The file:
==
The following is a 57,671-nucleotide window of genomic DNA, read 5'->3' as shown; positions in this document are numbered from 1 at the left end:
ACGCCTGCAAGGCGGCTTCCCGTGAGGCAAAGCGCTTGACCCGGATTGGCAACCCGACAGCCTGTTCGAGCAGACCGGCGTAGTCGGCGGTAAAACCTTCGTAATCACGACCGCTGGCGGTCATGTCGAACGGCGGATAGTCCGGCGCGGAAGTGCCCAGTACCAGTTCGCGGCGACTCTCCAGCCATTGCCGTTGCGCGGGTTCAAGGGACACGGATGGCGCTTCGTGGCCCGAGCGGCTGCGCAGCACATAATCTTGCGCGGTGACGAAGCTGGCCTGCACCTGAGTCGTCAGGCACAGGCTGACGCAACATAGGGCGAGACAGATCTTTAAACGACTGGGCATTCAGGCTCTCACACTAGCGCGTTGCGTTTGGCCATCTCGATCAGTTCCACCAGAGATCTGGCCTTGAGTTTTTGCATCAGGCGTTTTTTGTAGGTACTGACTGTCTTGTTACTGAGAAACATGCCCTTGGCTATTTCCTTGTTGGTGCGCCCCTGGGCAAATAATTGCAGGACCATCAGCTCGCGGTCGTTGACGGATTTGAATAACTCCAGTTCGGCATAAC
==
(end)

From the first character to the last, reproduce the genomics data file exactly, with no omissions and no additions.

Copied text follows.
The following is a 57,671-nucleotide window of genomic DNA, read 5'->3' as shown; positions in this document are numbered from 1 at the left end:
ACGCCTGCAAGGCGGCTTCCCGTGAGGCAAAGCGCTTGACCCGGATTGGCAACCCGACAGCCTGTTCGAGCAGACCGGCGTAGTCGGCGGTAAAACCTTCGTAATCACGACCGCTGGCGGTCATGTCGAACGGCGGATAGTCCGGCGCGGAAGTGCCCAGTACCAGTTCGCGGCGACTCTCCAGCCATTGCCGTTGCGCGGGTTCAAGGGACACGGATGGCGCTTCGTGGCCCGAGCGGCTGCGCAGCACATAATCTTGCGCGGTGACGAAGCTGGCCTGCACCTGAGTCGTCAGGCACAGGCTGACGCAACATAGGGCGAGACAGATCTTTAAACGACTGGGCATTCAGGCTCTCACACTAGCGCGTTGCGTTTGGCCATCTCGATCAGTTCCACCAGAGATCTGGCCTTGAGTTTTTGCATCAGGCGTTTTTTGTAGGTACTGACTGTCTTGTTACTGAGAAACATGCCCTTGGCTATTTCCTTGTTGGTGCGCCCCTGGGCAAATAATTGCAGGACCATCAGCTCGCGGTCGTTGACGGATTTGAATAACTCCAGTTCGGCATAAC